Penn State St. Joseph Pediatrician Returns from Second Trip to Ghana
Dr. Haley Spagnola, a Penn State Health St. Joseph pediatric hospitalist, returned from her second trip to Ghana in March with an increased appreciation for its people and the hardships they face on a daily basis.
Malnutrition is common in the West Africa nation, with many children suffering from its effects. “There definitely are food scarcity issues, and because of that the children experience a variety of problems,” Spagnola said.
Included in those problems are developmental delay; organ damage; stunted growth; and rickets, scurvy and blindness – results of vitamin deficiencies.
In spite of their problems, the people of Ghana are warm and welcoming, and deeply appreciative of the efforts of Penn State Health Milton S. Hershey’s Global Health program, which sponsored the trip.
“They’re really thankful that we give up our time to come and help them,” Spagnola said. “They love sharing their culture and their food. They are a very lovely people.”
Children, many of whom had never seen a white person before, were particularly fascinated by those visiting. “They touch you a lot,” recalled Spagnola, who is petite and very blonde. “They liked to touch my hair, because it was so different than theirs.” Spagnola, 31, also traveled to Ghana last year while in residency at Hershey Medical Center. This year, she accompanied Hershey residents as a chaperone.
Hershey’s Global Health program partners with Mountcrest University College and the Eastern Regional Hospital in Ghana, and is helping the College to establish a medical school in the village of Larteh. The medical school, set to open in the fall, is the first in rural Ghana. Penn State students and doctors also worked in Eastern Regional Hospital during their trip, treating both inpatients and outpatients.
“In the morning we would round in the inpatient ward, and then we’d go to the outpatient clinic in the afternoon,” Spagnola said. They also interacted with medical staff, working to bring evidenced-based practices to the hospital.
“One of the big things we’re looking at is a large longitudinal project to help improve practices,” Spagnola said.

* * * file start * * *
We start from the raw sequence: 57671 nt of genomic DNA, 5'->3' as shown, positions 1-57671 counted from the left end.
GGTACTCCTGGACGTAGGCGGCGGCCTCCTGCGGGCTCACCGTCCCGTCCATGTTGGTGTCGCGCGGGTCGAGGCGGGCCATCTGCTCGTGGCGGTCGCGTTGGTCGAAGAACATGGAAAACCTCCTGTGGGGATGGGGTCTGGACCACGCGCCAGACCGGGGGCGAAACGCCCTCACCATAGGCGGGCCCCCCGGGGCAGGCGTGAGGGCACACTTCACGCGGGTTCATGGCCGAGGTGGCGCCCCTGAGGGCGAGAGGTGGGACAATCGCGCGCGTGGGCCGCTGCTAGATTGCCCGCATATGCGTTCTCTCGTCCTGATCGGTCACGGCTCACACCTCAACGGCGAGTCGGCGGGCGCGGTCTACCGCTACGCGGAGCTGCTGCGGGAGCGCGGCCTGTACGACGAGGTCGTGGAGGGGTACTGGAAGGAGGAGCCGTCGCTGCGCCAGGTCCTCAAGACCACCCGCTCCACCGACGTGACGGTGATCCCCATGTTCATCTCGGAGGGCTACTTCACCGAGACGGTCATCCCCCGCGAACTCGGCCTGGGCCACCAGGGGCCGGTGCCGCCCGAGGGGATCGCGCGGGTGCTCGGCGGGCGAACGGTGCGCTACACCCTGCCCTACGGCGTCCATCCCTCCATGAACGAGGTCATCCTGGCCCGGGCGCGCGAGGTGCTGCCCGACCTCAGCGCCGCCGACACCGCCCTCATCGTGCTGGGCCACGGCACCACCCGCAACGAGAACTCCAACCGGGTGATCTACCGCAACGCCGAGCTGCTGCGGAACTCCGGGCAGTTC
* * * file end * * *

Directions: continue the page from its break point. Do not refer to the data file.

Ghana has a national health system, but coverage is limited. While the national system covers basic services, patients may have to pay for prescriptions or tests. If financial resources are not available, services may be denied. Some Ghanaians have private insurance, but many rely on the national system.
Making the most of available resources is extremely important, Spagnola explained, and those resources often are very limited. Experiencing those limited resources while working at Eastern Regional Hospital deepened Spagnola’s appreciation of the availability of supplies and services in the United States.
“It makes you appreciate more the resources that we have, and inspires you to try to use those resources more wisely,” she said. “Despite some of the problems we have with our healthcare, we still are very fortunate for what we have.”
Spagnola hopes to return to Ghana next year, perhaps with some of St. Joseph’s family physicians.
“The program is growing quickly, and there are plans for more and more trips,” she said.
Staff members from Eastern Regional Hospital also have visited Hershey Medical Center. The partnership, Spagnola said, is beneficial to everyone.
“Learning about a different healthcare system is really important, and experiencing it hands on is a great opportunity,” she said. “As this partnership continues to grow, more and more residents and doctors will be able to benefit from that.”